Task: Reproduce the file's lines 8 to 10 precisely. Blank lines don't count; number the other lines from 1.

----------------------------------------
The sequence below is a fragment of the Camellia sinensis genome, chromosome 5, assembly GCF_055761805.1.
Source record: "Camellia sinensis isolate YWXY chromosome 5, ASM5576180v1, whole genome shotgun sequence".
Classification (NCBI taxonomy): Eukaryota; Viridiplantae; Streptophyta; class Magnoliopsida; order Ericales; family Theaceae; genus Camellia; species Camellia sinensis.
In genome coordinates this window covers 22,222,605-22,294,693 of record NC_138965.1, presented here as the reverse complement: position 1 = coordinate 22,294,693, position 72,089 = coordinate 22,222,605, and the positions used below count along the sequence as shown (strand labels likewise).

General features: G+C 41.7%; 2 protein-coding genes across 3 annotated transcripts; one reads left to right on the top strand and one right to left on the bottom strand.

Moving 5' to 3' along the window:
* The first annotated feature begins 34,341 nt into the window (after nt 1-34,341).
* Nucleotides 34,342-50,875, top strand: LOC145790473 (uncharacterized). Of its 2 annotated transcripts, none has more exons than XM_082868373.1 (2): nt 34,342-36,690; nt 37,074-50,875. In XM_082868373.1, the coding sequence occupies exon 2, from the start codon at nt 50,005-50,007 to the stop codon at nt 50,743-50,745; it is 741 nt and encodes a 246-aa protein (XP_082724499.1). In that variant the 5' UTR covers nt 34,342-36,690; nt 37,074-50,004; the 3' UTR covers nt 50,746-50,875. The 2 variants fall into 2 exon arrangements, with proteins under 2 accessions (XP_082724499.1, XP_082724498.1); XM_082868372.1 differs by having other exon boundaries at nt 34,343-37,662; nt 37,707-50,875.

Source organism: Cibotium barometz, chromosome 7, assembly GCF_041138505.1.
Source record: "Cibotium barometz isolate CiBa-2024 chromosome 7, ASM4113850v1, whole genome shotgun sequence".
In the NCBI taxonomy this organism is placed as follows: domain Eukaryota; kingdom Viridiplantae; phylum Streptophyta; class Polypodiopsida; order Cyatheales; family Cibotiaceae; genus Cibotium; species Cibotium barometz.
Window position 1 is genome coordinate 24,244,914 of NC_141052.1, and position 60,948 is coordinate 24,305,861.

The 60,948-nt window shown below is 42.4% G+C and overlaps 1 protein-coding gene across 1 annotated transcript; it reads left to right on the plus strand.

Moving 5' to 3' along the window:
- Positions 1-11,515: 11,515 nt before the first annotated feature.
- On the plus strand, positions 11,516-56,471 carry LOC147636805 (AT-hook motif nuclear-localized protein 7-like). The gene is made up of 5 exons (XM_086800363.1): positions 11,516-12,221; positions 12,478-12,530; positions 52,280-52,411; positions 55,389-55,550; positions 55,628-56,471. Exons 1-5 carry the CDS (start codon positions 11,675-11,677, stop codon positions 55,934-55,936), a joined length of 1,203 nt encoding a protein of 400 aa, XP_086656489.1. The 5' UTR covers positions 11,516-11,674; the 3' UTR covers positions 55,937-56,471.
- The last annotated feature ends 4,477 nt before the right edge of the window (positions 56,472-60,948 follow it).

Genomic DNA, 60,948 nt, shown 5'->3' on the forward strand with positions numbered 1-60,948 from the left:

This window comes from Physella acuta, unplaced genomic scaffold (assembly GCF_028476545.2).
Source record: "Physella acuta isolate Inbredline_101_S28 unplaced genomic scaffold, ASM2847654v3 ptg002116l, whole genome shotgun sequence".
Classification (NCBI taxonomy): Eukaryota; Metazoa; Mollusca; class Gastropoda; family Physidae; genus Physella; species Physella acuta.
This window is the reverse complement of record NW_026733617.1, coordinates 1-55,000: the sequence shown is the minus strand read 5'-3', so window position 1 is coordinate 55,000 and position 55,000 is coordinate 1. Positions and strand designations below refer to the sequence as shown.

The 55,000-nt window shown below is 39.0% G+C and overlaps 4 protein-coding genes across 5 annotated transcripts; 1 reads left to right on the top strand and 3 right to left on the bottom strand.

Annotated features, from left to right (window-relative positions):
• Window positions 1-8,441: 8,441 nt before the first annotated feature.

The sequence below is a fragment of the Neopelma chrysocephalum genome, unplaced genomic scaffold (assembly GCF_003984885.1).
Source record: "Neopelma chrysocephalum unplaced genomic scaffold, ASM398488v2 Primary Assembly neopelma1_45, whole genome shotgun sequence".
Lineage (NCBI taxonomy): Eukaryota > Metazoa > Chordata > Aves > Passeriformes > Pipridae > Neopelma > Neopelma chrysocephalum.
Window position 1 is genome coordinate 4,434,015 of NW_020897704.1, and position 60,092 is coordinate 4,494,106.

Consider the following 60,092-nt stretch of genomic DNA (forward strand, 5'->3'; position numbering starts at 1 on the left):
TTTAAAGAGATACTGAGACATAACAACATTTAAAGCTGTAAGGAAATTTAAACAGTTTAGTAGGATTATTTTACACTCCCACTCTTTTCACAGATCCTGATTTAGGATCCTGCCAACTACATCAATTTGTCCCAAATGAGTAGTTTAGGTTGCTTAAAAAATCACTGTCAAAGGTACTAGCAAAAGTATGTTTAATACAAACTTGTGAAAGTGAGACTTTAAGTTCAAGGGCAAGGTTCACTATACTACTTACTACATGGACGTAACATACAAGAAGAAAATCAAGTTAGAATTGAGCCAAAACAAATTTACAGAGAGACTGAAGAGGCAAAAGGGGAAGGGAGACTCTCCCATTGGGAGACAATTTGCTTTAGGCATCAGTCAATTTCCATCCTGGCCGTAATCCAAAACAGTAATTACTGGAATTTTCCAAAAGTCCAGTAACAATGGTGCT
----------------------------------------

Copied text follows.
* Nucleotides 34,342-50,875, top strand: LOC145790473 (uncharacterized). Of its 2 annotated transcripts, none has more exons than XM_082868373.1 (2): nt 34,342-36,690; nt 37,074-50,875. In XM_082868373.1, the coding sequence occupies exon 2, from the start codon at nt 50,005-50,007 to the stop codon at nt 50,743-50,745; it is 741 nt and encodes a 246-aa protein (XP_082724499.1). In that variant the 5' UTR covers nt 34,342-36,690; nt 37,074-50,004; the 3' UTR covers nt 50,746-50,875. The 2 variants fall into 2 exon arrangements, with proteins under 2 accessions (XP_082724499.1, XP_082724498.1); XM_082868372.1 differs by having other exon boundaries at nt 34,343-37,662; nt 37,707-50,875.

Source organism: Cibotium barometz, chromosome 7, assembly GCF_041138505.1.
Source record: "Cibotium barometz isolate CiBa-2024 chromosome 7, ASM4113850v1, whole genome shotgun sequence".